Spike in Fire Alarms Causes Frustration on Ammerman Campus

A seven-fold increase to 7 alarms this year was led by 4 in the Islip Arts building.


Ni'yah-Marie Preacely

Students gather outside of the Islip Arts building during the fire drill on Feb. 23, 2022.(SCCC Multimedia/Ni’yah-Marie Preacely)

Sara McGiff, Reporter

The morning of Feb. 23 was brisk and overcast as English professor Mark Bourdeau prepared for his Wednesday classes during his office hours. A time used to be productive and assist students was abruptly interrupted by the obnoxious ringing of the fire alarm–the third one in two weeks. 

“Technically, we’re supposed to shut everything off,” Bourdeau said. “I was in the middle of several things on my computer and I had to shut the computer down. So I did lose some material there.”

Milder Alcala, a computer science major, who was outside during the last fire drill on Feb. 23, also expressed his annoyance with the uptick in these occurrences. 

“It’s too cold to be standing outside this early every other week,” he said. “I’m hoping this doesn’t become a routine.”

According to Thomas Carroll, Assistant Director of Patrol Operations, the increase of fire alarms has been plaguing several buildings on the Ammerman campus. There have been 6 alarm activations in January and February of this year and seven in total this year. That is significantly more than January and February of last year, when there was only one incident.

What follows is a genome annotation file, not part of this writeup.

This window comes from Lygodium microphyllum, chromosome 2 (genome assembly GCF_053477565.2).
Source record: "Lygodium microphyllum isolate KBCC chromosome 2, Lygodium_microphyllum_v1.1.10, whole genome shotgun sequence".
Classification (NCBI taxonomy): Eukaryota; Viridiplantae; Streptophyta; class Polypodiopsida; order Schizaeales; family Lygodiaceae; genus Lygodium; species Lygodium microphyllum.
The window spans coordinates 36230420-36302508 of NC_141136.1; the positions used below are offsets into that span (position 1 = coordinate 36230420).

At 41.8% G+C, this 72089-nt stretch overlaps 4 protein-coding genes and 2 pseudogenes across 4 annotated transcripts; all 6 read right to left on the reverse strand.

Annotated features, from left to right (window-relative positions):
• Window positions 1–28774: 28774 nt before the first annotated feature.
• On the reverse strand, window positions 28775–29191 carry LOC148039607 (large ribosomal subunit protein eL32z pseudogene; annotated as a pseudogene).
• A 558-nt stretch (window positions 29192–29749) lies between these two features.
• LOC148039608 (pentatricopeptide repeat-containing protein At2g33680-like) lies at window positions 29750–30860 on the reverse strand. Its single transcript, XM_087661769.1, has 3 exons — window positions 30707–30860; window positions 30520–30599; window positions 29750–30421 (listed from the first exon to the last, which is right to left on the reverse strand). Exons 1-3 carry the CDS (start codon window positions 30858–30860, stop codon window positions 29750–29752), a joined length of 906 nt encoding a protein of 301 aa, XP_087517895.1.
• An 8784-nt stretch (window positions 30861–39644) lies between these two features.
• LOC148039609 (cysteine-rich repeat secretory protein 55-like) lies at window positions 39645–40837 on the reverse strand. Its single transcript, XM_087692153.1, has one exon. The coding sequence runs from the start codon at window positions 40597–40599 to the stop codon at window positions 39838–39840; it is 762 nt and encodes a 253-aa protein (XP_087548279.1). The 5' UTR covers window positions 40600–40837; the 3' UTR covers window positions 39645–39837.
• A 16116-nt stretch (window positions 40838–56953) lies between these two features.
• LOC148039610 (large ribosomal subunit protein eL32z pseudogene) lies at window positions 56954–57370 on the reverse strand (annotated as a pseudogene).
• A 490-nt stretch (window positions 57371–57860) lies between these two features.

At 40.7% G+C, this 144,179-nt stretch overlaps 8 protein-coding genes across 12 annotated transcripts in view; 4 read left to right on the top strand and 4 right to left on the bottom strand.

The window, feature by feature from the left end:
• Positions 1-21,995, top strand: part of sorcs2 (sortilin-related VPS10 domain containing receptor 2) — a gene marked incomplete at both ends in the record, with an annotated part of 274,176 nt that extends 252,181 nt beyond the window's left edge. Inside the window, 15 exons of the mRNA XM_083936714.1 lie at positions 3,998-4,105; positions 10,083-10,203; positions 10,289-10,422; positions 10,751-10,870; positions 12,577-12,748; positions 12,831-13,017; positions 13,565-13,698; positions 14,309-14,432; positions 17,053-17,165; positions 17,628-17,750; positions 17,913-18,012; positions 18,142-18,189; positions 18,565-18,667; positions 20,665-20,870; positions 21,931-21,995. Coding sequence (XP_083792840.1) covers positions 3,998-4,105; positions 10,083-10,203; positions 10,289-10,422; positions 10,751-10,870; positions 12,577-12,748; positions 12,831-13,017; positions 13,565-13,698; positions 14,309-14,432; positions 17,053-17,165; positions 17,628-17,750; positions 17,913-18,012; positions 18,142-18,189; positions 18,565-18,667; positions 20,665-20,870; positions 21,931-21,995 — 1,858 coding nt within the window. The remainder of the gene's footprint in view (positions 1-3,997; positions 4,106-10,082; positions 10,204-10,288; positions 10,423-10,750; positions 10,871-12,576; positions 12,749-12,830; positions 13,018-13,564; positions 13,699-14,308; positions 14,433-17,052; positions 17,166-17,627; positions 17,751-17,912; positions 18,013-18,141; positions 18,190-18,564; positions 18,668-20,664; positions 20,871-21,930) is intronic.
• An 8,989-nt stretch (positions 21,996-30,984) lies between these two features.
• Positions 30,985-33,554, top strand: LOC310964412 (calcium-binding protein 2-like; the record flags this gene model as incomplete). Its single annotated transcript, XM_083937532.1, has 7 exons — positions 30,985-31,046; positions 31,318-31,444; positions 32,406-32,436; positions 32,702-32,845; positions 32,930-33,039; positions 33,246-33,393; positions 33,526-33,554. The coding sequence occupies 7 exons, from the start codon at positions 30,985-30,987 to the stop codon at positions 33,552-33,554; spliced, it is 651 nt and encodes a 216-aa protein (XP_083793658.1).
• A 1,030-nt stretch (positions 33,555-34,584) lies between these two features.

The Islip Arts building has had four alarm activations, one occurred in the Smithtown Science building, and one in the Ammerman building. 

“We’re all frustrated by the fact that this is happening frequently,” Bourdeau said. “Those of us who have been here a while remember there was a time, and this isn’t relevant this time, a few years before Covid, where there were basically fire alarms every week because students were vaping in the bathroom.”

According to Bourdeau, there has also been a lack of communication from Public Safety in regards to informing staff about the circumstances behind the fire drills and how it’s going to be resolved. 

However, Carroll said he is also unsure if there was a plan to send an email out to faculty and students in regards to these incidents. 

Public Safety refers all alarm activity to the proper campus and College authorities,” he said. “I have no knowledge if there is a planned announcement regarding alarm activity on campus.”